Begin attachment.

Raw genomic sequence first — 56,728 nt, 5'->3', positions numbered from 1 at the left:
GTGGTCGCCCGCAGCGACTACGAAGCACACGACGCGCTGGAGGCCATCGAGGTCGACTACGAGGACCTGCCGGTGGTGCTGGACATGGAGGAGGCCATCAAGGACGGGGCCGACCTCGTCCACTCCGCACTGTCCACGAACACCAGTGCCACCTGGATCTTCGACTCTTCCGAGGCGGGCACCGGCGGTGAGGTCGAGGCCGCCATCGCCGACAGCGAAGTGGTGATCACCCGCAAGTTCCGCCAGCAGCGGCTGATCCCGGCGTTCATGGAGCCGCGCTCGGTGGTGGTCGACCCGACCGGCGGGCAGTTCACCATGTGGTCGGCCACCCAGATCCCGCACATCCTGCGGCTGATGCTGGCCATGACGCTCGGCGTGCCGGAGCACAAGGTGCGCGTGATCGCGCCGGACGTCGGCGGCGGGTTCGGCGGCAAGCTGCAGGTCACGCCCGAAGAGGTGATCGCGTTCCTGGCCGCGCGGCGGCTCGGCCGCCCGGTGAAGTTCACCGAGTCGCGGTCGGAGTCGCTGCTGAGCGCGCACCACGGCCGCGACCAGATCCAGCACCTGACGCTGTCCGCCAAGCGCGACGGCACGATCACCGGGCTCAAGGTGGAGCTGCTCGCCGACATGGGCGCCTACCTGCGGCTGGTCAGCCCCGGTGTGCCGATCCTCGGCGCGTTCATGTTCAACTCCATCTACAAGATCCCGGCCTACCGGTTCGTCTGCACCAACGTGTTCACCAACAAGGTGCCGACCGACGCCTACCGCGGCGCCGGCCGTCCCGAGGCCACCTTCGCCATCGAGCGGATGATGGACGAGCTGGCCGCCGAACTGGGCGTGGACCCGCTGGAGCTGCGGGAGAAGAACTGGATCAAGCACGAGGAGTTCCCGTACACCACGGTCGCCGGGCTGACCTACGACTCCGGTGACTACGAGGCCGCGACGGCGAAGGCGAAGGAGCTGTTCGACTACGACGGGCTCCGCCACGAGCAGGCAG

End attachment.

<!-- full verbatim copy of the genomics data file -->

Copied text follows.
Raw genomic sequence first — 56,728 nt, 5'->3', positions numbered from 1 at the left:
GTGGTCGCCCGCAGCGACTACGAAGCACACGACGCGCTGGAGGCCATCGAGGTCGACTACGAGGACCTGCCGGTGGTGCTGGACATGGAGGAGGCCATCAAGGACGGGGCCGACCTCGTCCACTCCGCACTGTCCACGAACACCAGTGCCACCTGGATCTTCGACTCTTCCGAGGCGGGCACCGGCGGTGAGGTCGAGGCCGCCATCGCCGACAGCGAAGTGGTGATCACCCGCAAGTTCCGCCAGCAGCGGCTGATCCCGGCGTTCATGGAGCCGCGCTCGGTGGTGGTCGACCCGACCGGCGGGCAGTTCACCATGTGGTCGGCCACCCAGATCCCGCACATCCTGCGGCTGATGCTGGCCATGACGCTCGGCGTGCCGGAGCACAAGGTGCGCGTGATCGCGCCGGACGTCGGCGGCGGGTTCGGCGGCAAGCTGCAGGTCACGCCCGAAGAGGTGATCGCGTTCCTGGCCGCGCGGCGGCTCGGCCGCCCGGTGAAGTTCACCGAGTCGCGGTCGGAGTCGCTGCTGAGCGCGCACCACGGCCGCGACCAGATCCAGCACCTGACGCTGTCCGCCAAGCGCGACGGCACGATCACCGGGCTCAAGGTGGAGCTGCTCGCCGACATGGGCGCCTACCTGCGGCTGGTCAGCCCCGGTGTGCCGATCCTCGGCGCGTTCATGTTCAACTCCATCTACAAGATCCCGGCCTACCGGTTCGTCTGCACCAACGTGTTCACCAACAAGGTGCCGACCGACGCCTACCGCGGCGCCGGCCGTCCCGAGGCCACCTTCGCCATCGAGCGGATGATGGACGAGCTGGCCGCCGAACTGGGCGTGGACCCGCTGGAGCTGCGGGAGAAGAACTGGATCAAGCACGAGGAGTTCCCGTACACCACGGTCGCCGGGCTGACCTACGACTCCGGTGACTACGAGGCCGCGACGGCGAAGGCGAAGGAGCTGTTCGACTACGACGGGCTCCGCCACGAGCAGGCAG